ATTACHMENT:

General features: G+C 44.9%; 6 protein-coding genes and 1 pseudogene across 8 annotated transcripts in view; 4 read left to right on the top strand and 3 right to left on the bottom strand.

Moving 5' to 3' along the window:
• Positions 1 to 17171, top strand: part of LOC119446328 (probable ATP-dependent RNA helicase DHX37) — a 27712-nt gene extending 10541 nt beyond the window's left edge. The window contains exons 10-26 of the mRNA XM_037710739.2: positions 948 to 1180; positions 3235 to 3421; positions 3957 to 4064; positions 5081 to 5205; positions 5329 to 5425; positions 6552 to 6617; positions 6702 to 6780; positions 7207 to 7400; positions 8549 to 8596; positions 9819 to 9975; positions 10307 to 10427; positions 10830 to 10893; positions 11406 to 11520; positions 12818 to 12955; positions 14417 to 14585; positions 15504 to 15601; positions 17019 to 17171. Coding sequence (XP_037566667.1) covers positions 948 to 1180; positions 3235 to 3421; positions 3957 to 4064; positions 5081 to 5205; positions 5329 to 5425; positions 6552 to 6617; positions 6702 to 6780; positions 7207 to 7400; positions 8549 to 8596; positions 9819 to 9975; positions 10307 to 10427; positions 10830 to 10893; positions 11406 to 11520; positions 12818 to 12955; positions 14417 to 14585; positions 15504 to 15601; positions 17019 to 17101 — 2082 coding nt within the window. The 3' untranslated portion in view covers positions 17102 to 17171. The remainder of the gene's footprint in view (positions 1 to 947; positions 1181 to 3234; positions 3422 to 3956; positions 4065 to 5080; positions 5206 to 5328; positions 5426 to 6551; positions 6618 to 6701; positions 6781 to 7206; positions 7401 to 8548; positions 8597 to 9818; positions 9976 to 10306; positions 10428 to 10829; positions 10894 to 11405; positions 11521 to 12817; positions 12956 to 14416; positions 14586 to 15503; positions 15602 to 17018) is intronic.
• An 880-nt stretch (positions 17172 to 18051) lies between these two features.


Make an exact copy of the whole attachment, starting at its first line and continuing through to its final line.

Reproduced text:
General features: G+C 44.9%; 6 protein-coding genes and 1 pseudogene across 8 annotated transcripts in view; 4 read left to right on the top strand and 3 right to left on the bottom strand.

Moving 5' to 3' along the window:
• Positions 1 to 17171, top strand: part of LOC119446328 (probable ATP-dependent RNA helicase DHX37) — a 27712-nt gene extending 10541 nt beyond the window's left edge. The window contains exons 10-26 of the mRNA XM_037710739.2: positions 948 to 1180; positions 3235 to 3421; positions 3957 to 4064; positions 5081 to 5205; positions 5329 to 5425; positions 6552 to 6617; positions 6702 to 6780; positions 7207 to 7400; positions 8549 to 8596; positions 9819 to 9975; positions 10307 to 10427; positions 10830 to 10893; positions 11406 to 11520; positions 12818 to 12955; positions 14417 to 14585; positions 15504 to 15601; positions 17019 to 17171. Coding sequence (XP_037566667.1) covers positions 948 to 1180; positions 3235 to 3421; positions 3957 to 4064; positions 5081 to 5205; positions 5329 to 5425; positions 6552 to 6617; positions 6702 to 6780; positions 7207 to 7400; positions 8549 to 8596; positions 9819 to 9975; positions 10307 to 10427; positions 10830 to 10893; positions 11406 to 11520; positions 12818 to 12955; positions 14417 to 14585; positions 15504 to 15601; positions 17019 to 17101 — 2082 coding nt within the window. The 3' untranslated portion in view covers positions 17102 to 17171. The remainder of the gene's footprint in view (positions 1 to 947; positions 1181 to 3234; positions 3422 to 3956; positions 4065 to 5080; positions 5206 to 5328; positions 5426 to 6551; positions 6618 to 6701; positions 6781 to 7206; positions 7401 to 8548; positions 8597 to 9818; positions 9976 to 10306; positions 10428 to 10829; positions 10894 to 11405; positions 11521 to 12817; positions 12956 to 14416; positions 14586 to 15503; positions 15602 to 17018) is intronic.
• An 880-nt stretch (positions 17172 to 18051) lies between these two features.